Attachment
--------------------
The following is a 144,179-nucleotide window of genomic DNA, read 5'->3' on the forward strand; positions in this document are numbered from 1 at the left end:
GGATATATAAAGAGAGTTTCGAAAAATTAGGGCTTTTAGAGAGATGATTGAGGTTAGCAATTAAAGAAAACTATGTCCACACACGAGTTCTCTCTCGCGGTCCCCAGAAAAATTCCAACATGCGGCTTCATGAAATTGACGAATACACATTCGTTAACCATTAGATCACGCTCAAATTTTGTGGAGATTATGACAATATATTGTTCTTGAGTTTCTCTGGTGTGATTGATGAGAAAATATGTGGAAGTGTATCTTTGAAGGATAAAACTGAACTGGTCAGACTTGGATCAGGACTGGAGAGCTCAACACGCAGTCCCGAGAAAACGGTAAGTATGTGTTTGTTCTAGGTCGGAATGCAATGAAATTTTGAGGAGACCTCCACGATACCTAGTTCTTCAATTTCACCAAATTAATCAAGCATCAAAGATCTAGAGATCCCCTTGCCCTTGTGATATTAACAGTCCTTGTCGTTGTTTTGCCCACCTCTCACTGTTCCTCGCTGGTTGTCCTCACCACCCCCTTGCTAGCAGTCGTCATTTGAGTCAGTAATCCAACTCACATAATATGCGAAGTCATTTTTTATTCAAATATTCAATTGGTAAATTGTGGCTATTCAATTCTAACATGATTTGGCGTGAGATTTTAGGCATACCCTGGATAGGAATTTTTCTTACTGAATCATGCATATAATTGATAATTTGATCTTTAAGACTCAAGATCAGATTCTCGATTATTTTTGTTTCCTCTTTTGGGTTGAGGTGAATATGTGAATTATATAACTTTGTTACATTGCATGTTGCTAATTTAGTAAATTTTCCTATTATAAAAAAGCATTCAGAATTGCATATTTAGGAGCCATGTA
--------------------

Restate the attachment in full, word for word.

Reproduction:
The following is a 144,179-nucleotide window of genomic DNA, read 5'->3' on the forward strand; positions in this document are numbered from 1 at the left end:
GGATATATAAAGAGAGTTTCGAAAAATTAGGGCTTTTAGAGAGATGATTGAGGTTAGCAATTAAAGAAAACTATGTCCACACACGAGTTCTCTCTCGCGGTCCCCAGAAAAATTCCAACATGCGGCTTCATGAAATTGACGAATACACATTCGTTAACCATTAGATCACGCTCAAATTTTGTGGAGATTATGACAATATATTGTTCTTGAGTTTCTCTGGTGTGATTGATGAGAAAATATGTGGAAGTGTATCTTTGAAGGATAAAACTGAACTGGTCAGACTTGGATCAGGACTGGAGAGCTCAACACGCAGTCCCGAGAAAACGGTAAGTATGTGTTTGTTCTAGGTCGGAATGCAATGAAATTTTGAGGAGACCTCCACGATACCTAGTTCTTCAATTTCACCAAATTAATCAAGCATCAAAGATCTAGAGATCCCCTTGCCCTTGTGATATTAACAGTCCTTGTCGTTGTTTTGCCCACCTCTCACTGTTCCTCGCTGGTTGTCCTCACCACCCCCTTGCTAGCAGTCGTCATTTGAGTCAGTAATCCAACTCACATAATATGCGAAGTCATTTTTTATTCAAATATTCAATTGGTAAATTGTGGCTATTCAATTCTAACATGATTTGGCGTGAGATTTTAGGCATACCCTGGATAGGAATTTTTCTTACTGAATCATGCATATAATTGATAATTTGATCTTTAAGACTCAAGATCAGATTCTCGATTATTTTTGTTTCCTCTTTTGGGTTGAGGTGAATATGTGAATTATATAACTTTGTTACATTGCATGTTGCTAATTTAGTAAATTTTCCTATTATAAAAAAGCATTCAGAATTGCATATTTAGGAGCCATGTA